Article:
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August 29, 2019
The result is that roughly 25 percent of adults aged 65 or older have some type of mental health issue, according to the Centers for Disease Control and Prevention. More alarmingly, suicide rates for men are highest among those age 75 and older, according to other data from the Centers.
On the NewRetirement Facebook page, a recently retired reader asked us about why she felt so incredibly depressed:
As soon as I retired after 43 yrs of being an R.N., my back got as worse as it could get and my hubby got sick. The first year of retirement sucks. We don’t have a lot of money, just comfortable. But I feel so lazy and depressed.
Guess I thought retirement was the end all be all. My husband has limited mobility, we still go to movies, out to eat, family parties and such. But I can’t find the motivation to get out of bed some days. Help! Please tell me people out there have been where I am. How did you get out of it? I pray, go to church and talk to God a lot. But I know he helps those who help themselves. I think I need someone who can be my drill sergeant, but nicely.
I know I need a routine. I am not a morning person, only was due to work. But now if I sleep too late, the day is gone. My hubby is too nice, he says it’s okay, take a relaxed day, like do nothing, read, go on Facebook, watch TV, but I feel no purpose.
This reader beautifully and intuitively answered her own question, lacking a purpose is the main reason so many people feel depressed after retirement! In her case, it is a particularly dramatic transition, she went from saving actual lives for 43 years to not having any real daily goal! That is a massive life change.
Missing the social and intellectual stimulus of work are other common reasons for retirement depression. Losing the schedule and structure of work can be another emotional blow.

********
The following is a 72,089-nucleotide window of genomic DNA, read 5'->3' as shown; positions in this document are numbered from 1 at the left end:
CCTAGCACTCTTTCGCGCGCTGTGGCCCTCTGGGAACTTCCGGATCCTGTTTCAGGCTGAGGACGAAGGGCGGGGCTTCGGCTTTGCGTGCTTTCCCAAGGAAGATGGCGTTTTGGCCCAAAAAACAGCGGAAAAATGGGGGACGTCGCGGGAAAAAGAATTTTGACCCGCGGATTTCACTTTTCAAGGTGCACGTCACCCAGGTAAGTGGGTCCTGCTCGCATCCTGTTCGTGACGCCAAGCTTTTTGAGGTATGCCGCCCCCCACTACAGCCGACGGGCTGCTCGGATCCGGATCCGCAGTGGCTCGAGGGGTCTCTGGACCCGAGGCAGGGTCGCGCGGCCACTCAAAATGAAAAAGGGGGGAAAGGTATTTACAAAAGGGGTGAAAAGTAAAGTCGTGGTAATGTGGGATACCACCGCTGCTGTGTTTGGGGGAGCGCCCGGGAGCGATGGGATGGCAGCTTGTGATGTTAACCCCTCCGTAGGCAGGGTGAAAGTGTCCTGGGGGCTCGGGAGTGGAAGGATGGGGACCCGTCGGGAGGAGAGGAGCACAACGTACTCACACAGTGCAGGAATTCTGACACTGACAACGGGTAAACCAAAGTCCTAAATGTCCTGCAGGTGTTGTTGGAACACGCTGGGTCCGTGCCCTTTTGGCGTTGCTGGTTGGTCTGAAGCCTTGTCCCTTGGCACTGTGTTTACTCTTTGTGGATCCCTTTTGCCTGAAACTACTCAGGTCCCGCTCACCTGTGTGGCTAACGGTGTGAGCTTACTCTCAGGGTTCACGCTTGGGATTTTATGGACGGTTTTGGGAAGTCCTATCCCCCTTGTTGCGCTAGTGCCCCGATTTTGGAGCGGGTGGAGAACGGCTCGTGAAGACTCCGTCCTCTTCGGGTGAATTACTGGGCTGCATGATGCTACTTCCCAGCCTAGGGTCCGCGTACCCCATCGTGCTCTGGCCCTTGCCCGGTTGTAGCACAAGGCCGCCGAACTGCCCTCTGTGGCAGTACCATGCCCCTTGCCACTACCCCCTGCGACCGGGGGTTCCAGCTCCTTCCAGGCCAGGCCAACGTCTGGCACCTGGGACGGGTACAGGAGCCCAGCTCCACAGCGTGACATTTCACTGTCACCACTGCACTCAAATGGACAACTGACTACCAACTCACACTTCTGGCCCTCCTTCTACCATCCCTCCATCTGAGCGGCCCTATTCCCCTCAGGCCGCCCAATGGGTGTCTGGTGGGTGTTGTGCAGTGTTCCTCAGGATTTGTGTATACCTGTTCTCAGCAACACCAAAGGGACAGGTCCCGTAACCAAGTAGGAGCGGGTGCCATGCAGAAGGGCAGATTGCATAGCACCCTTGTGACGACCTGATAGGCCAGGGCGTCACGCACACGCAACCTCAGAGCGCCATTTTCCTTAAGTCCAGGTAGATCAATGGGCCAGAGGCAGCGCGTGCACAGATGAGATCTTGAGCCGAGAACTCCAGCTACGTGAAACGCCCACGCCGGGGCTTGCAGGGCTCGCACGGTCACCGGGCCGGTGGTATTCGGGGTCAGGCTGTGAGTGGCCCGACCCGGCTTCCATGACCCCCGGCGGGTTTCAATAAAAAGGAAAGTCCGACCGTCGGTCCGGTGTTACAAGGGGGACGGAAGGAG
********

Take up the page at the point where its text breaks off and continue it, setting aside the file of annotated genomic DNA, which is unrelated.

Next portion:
A 2012 study in the Journal of Happiness Studies by Elizabeth Mokyr Horner, PhD, of the University of California, Berkeley, found that retirees experience a “sugar rush” of well-being and life satisfaction directly after retirement, followed by a sharp decline in happiness a few years later.
Other people like the former nurse are hit with depression immediately and strongly.
Whether you are preparing for retirement or already there, here are 9 ways to get help for retirement depression:
Depression is real. It is debilitating. And, it is treatable. There are resources to help you — many of which are covered by Medicare.
If the following tips don’t help you shake your depression, please seek professional help.
SAMHSA: SAMHSA is the US government’s Substance Abuse and Mental Health Administration. They offer a helpline that can help you find the services you need. They are open 24 hours a day, 365 days of the year. Call: 1 800 662 HELP (1-800-622-4357).
Your Doctor: Your primary care physician is also a good starting point for finding help. Group or individual therapy or even medication may be warranted to help you get back into a positive groove.
Retirement Coach: The first time Newsweek wrote about life coaches, they defined the profession this way: “Part consultant, part motivational speaker, part therapist and part rent-a-friend, coaches work with managers, entrepreneurs and just plain folks, helping them define and achieve their goals–career, personal or, most often, both.”
A retirement coach is all of these things, but they are really focused on the challenges and opportunities of retirement. Retirement is a big deal and it can be a hugely different lifestyle from what you experienced while working. Learn more about retirement coaches.
Probably the most important thing you can do to avoid retirement depression is to find a purpose. Having a reason for living is critical to your emotional and physical well-being. Beyond feeling happier with purpose, did you know that having purpose is proven to make you healthier? Research from Patrick Hill and Nicholas Turiano found that people who have a sense or purpose or direction in life outlive their peers. In fact, people with a sense of purpose had a 15 percent lower risk of death.